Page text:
Regarding age, I'd guess it to be quite a bit later though. Just a hunch based on craftsmanship, materials, etc.


Quote:
bound with bands of narrow rattan that have been woven intricately into characteristic designs. These contrast with the simple wrap with wide rattan strips to which a fiber rope is attached.

The wider rattan strips under the clip are typical and not per se a sign of recent work. I'm less convinced of the knots though - these look like later work for me...


Quote:
This rope forms a belt from which bear claws are suspended (Figures E, F), and the belt is completed with a plastic disk (Figure G) that hooks through a loop in the rope. I think this belt was likely added shortly before the sword was offered online.

Genuine belts of this scabbard type seem to come in lesser qualities, too. No idea why and I'd guess they got replaced regularly during active use.

The claws are certainly added very late: the remaining tissues would start rotting in a humid climate... Dito for the 3 smaller teeth.

The larger teeth appear to be a bit older though.


Quote:
The rattan wrapping on the hilt would seem to be of the “wider” variety mentioned in the mandau thread.

I believe the Iban tend to utilize broader splitted rattan - craftsmanship is not too bad and probably consistent with a vintage origin.


Quote:
The blade appears old, and I would date it with the scabbard as possibly 19th C.

The blade may well be older. Tough call since the quality doesn't seem to be high which tends to make estimates much more difficult.


I hope others will chime in, too!

Regards,
Kai

Last edited by kai : 23rd February 2018 at 07:38 AM. Reason: correcting auto correction... ;)
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Old 23rd February 2018, 04:14 AM   #5
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Hello Kai,

Thanks for your detailed response. The information is greatly appreciated.

It is somehow refreshing to know that some things simply don't have a name! I was never happy with calling it a parang naibur, but could find nothing better in the sources I consulted. To learn that it has no recognized name is not surprising.

I agree that the blade is rather plain, but at the same time it is well made and seems to have some age to it. The sword is quite light in the hand and well balanced.

I'm planning to take this one with me to Australia, so I will likely remove the belt and the fur trim on the hilt. No sense in giving customs people things to be concerned about. I don't think that the loss of the belt and fur will detract from the item.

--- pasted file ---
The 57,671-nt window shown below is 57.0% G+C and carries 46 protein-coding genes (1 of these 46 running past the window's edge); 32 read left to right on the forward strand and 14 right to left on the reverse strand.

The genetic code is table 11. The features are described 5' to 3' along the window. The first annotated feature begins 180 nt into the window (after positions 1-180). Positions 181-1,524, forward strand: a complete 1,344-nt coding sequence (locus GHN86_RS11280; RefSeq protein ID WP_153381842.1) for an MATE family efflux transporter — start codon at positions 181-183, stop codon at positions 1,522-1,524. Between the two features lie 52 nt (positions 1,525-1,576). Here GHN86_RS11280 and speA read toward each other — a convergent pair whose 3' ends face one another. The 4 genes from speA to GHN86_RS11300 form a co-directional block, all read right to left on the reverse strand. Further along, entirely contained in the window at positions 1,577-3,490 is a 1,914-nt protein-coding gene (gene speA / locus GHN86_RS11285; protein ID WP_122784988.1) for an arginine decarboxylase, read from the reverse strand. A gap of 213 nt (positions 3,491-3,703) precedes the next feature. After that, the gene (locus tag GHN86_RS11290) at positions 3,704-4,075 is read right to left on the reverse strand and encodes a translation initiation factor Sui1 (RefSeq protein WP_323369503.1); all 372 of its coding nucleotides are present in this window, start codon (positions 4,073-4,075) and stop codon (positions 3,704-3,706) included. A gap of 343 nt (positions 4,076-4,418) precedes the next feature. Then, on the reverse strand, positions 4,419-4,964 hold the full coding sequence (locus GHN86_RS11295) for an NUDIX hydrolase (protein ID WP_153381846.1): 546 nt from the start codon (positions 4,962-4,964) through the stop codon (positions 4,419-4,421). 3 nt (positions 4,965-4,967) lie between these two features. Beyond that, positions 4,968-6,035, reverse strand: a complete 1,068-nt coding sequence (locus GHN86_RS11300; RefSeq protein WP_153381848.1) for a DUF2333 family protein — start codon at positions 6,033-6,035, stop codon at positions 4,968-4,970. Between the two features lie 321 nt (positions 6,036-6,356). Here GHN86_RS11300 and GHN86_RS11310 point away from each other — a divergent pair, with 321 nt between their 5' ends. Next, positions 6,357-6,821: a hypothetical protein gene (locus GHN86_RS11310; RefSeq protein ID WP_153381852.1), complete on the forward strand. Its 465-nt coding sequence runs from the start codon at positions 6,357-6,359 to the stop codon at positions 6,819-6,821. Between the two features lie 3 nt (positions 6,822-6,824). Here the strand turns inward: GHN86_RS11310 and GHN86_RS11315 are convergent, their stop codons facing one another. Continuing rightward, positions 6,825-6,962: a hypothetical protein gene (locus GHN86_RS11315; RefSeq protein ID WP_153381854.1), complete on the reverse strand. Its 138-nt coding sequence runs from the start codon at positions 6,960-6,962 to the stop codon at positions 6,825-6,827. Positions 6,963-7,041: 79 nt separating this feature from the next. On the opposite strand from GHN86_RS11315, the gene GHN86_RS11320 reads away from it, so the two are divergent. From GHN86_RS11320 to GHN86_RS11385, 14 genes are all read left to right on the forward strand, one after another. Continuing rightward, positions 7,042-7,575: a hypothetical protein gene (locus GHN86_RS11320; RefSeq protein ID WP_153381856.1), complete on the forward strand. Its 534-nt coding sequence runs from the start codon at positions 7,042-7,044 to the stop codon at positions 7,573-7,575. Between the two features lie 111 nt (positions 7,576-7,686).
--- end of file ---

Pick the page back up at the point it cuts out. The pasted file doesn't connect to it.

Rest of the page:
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Old 23rd February 2018, 07:37 AM   #6
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Hello Ian,

Quote:
Thanks for your detailed response. The information is greatly appreciated.

You're welcome! Wait for comments by the Dayak specialists before taking any conclusions as well as actions...


Quote:
I agree that the blade is rather plain, but at the same time it is well made and seems to have some age to it. The sword is quite light in the hand and well balanced.

Yes, it does't look like a toy (aka made as gift for foreigners or for sale to those who travel for pleasure). There may be a chance it was mainly made for ceremonial use.


Quote:
I don't think that the loss of the belt and fur will detract from the item.

The fur and the new additions certainly not. However, please post a pic of the reverse side of the scabbard and a close-up of the rattan attachment.

There may be a point of depositing it in a museum...

Regards,
Kai
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Old 23rd February 2018, 02:56 PM   #7
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Thanks again Kai. Here are some pictures of the back of the scabbard with close ups of the rattan fittings.

I will not do anything drastic until hearing from more folks.

Ian.
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Old 24th February 2018, 09:40 PM   #8
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It don t even come close to an parang nabur.

http://old.blades.free.fr/swords/da...dayak_intro.htm

Ben

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Old 25th February 2018, 07:18 AM   #9
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Ben:

Thank you for that succinct comment.

As I noted above, I'm not concerned about whether my sword is actually a parang naibur (or the absence of an agreed name for it)--perhaps it's closer to being a jimpul. My point in posting it was to learn more about what is considered old in style and what is new. Your earlier comment in another thread about thick and thin rattan on hilts was a starting point for my thinking about this.

Kai raised the possibility that it may have had a ceremonial function.

Ian.
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Old 25th February 2018, 02:31 PM   #10
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Quote:
Originally Posted by Ian
Ben:

Thank you for that succinct comment.

As I noted above, I'm not concerned about whether my sword is actually a parang naibur (or the absence of an agreed name for it)--perhaps it's closer to being a jimpul. My point in posting it was to learn more about what is considered old in style and what is new. Your earlier comment in another thread about thick and thin rattan on hilts was a starting point for my thinking about this.